judge death
Mar 12, 2014, 08:53:13 AM
Reply #942 on: Mar 12, 2014, 08:53:13 AM
Q
Obviously a fake.

Hmm may I ask you experts for some advices:
I have started to read 3 books about prehistoric life and dinos but when reading in this thread your knowledge is far beyond what i have at the moment, how did you guys and girls manage to learn so much about these time eras and wildlife? Working with it or studied it or just personal interest which lead you to read all books and documentaries you could find?
Advices you have for someone like me who want to learn and become a mini pro at this? :)


DoomRulz
Mar 12, 2014, 11:16:50 AM
Reply #943 on: Mar 12, 2014, 11:16:50 AM
Q
Obviously a fake.

Hmm may I ask you experts for some advices:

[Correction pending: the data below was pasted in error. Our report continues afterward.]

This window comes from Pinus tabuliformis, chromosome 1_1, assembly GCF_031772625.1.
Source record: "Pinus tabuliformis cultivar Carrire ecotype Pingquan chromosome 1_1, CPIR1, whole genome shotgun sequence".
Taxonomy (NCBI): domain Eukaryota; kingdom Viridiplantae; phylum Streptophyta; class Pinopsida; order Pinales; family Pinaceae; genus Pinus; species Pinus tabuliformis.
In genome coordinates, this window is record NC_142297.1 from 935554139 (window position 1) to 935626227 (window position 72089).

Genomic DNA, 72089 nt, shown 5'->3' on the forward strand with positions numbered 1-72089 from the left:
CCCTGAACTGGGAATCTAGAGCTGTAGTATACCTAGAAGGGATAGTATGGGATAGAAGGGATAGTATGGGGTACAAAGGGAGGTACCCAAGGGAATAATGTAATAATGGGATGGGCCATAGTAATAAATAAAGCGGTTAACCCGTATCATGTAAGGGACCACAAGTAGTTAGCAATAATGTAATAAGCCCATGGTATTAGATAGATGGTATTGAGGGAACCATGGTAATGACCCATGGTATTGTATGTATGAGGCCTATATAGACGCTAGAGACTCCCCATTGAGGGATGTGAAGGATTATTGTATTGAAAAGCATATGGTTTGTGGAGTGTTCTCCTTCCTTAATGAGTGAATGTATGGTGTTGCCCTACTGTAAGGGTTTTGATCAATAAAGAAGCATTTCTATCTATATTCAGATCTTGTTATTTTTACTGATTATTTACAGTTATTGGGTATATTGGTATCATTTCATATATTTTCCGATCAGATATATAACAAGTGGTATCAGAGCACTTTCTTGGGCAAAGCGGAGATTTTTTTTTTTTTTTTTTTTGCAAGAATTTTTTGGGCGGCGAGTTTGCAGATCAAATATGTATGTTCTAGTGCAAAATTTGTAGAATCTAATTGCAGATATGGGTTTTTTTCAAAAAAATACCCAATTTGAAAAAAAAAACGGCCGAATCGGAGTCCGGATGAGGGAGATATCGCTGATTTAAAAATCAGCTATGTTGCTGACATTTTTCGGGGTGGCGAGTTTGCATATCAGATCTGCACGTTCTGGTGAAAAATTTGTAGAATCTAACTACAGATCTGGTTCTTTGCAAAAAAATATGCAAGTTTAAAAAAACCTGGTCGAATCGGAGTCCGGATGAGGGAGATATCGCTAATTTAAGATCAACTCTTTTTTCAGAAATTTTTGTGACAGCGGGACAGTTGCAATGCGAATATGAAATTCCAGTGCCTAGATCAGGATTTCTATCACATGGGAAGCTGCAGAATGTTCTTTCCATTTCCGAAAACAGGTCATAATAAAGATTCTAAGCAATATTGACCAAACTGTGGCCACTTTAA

I have started to read 3 books about prehistoric life and dinos but when reading in this thread your knowledge is far beyond what i have at the moment, how did you guys and girls manage to learn so much about these time eras and wildlife? Working with it or studied it or just personal interest which lead you to read all books and documentaries you could find?
Advices you have for someone like me who want to learn and become a mini pro at this? :)

That's my response to your first question and really, the full sentence there answers your second question. You have to want to learn all about it. There's a whole universe of knowledge out there on prehistoric life, not just dinosaurs. Hell, I'm learning a lot from Vertigo because he clearly knows much more than I do. The only way to learn is just to keep seeking information and always be cross-referencing it with other sources because no two paleontologists always believe the same things.


Sabby
Mar 12, 2014, 09:29:50 PM
Reply #944 on: Mar 12, 2014, 09:29:50 PM
Q
I'm more interested in early sea life, before land based life was even a thing.